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SOC101Y1 (985)
Robert Brym (148)
Lecture

Social Stratification I

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School
University of Toronto St. George
Department
Sociology
Course
SOC101Y1
Professor
Robert Brym
Semester
Fall

Description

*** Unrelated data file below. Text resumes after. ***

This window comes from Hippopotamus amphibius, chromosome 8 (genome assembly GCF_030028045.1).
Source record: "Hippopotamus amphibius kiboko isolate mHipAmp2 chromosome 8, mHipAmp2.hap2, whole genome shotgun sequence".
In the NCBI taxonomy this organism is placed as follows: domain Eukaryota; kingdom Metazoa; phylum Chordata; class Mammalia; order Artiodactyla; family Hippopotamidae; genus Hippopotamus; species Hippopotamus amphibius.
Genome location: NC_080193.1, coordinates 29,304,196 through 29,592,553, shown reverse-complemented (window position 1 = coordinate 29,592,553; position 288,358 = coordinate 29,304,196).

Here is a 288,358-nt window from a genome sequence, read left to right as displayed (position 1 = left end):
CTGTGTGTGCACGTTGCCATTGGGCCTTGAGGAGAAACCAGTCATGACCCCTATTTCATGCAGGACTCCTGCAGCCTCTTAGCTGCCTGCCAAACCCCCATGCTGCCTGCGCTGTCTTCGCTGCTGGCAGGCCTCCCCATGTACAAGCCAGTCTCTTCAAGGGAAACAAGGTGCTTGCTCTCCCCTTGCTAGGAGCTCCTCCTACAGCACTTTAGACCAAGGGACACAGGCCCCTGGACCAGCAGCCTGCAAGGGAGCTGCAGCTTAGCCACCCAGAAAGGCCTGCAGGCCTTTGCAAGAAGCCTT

SOC101 Nov. 17/2010 Social Stratification I Seemingly something about the structure of society that leads to inequality Under some circumstances, class differences can be insignificant Social Stratification: Layering of society into different classes of people Davis & Moore Suggest that some jobs are more important than others (judge is more important than a janitor because a judge contributes more to society than a janitor does; in order to become a judge; one must go through a great deal of training & sacrifice a lot– pay a lot of money, forego income & pleasure) To motivate people to sacrifice a lot to become judges, etc., you offer them more money High level of inequality is necessary in society, if you don’t offer people rewards for certain jobs than no one will being to do these important jobs, thus society will not function Social stratification has beneficial consequences; w/o it the most talented people would not have the incentive to become doctors, lawyers, etc. Attack of the Class-Specific Killer Virus For ex. There is a virus that kills all the doctors, & the farmers survive The society is thus less well off w/o doctors to treat them (can’t become doctors overnight) On the other hand, if the virus kills off all of the farmers, & the doctors don’t become farmers then they will starve Suggests that the society cannot survive w/o farmers, however they can survive w/o doctors but not in such an elevated state One class is more important than the other, but it’s not the class that you think (not the doctors) None of the esteemed jobs that exist today would be possible w/o the jobs that were done by the “less” important classes What is an important job? Through the ages, governments & religious authorities used taxes & tides; then they would use force to extract items of value from the broad population The surpluses (tax, tides) extracted from the peasants were used to create universities, sustain the aristocracy, the church, etc www.notesolution.com People always made enough to sustain themselves as well as surplus to sustain societies Criticisms of Functional Theory 1) Other problems with the functional theory of stratification emphasizes how inequality helps to discover talent; this obscures the fact that there is a pool of talent that lies undiscovered because of inequality. Inequality in society is responsible for not discovering those who are talented. 2) Fails to examine how advantages are passed from one generation to the next Talent is not the only thing that leads one to be well to do, ignores that some of these advantages are passed on People can inherit substantial amounts of wealth w/o having any talent, going to university, working hard, etc There is a story that isn’t just about talent & hard work, if you look at the histories of wealthy people you often see that they are well to do Davis & Moore largely ignore inheritance Karl Marx Class defined by a person’s relationship to the means of production Inequality is unnecessary; society will inevitably evolve into a state in which there is equality Sources of changes are two-fold: society’s class structure & technological basis Marx suggested that trade unions & political parties would become so powerful & enraged by the conditions in which they have to work, eventually overthrowing the capitalists & take ownership of the industries (people receive an income, etc., according to what they need rather than who their parents are) There will be crises of over-production & under-consumption; resulting in mass unemployment because people cannot consume it all Marx’s Theory of Stratification: 1. The abi
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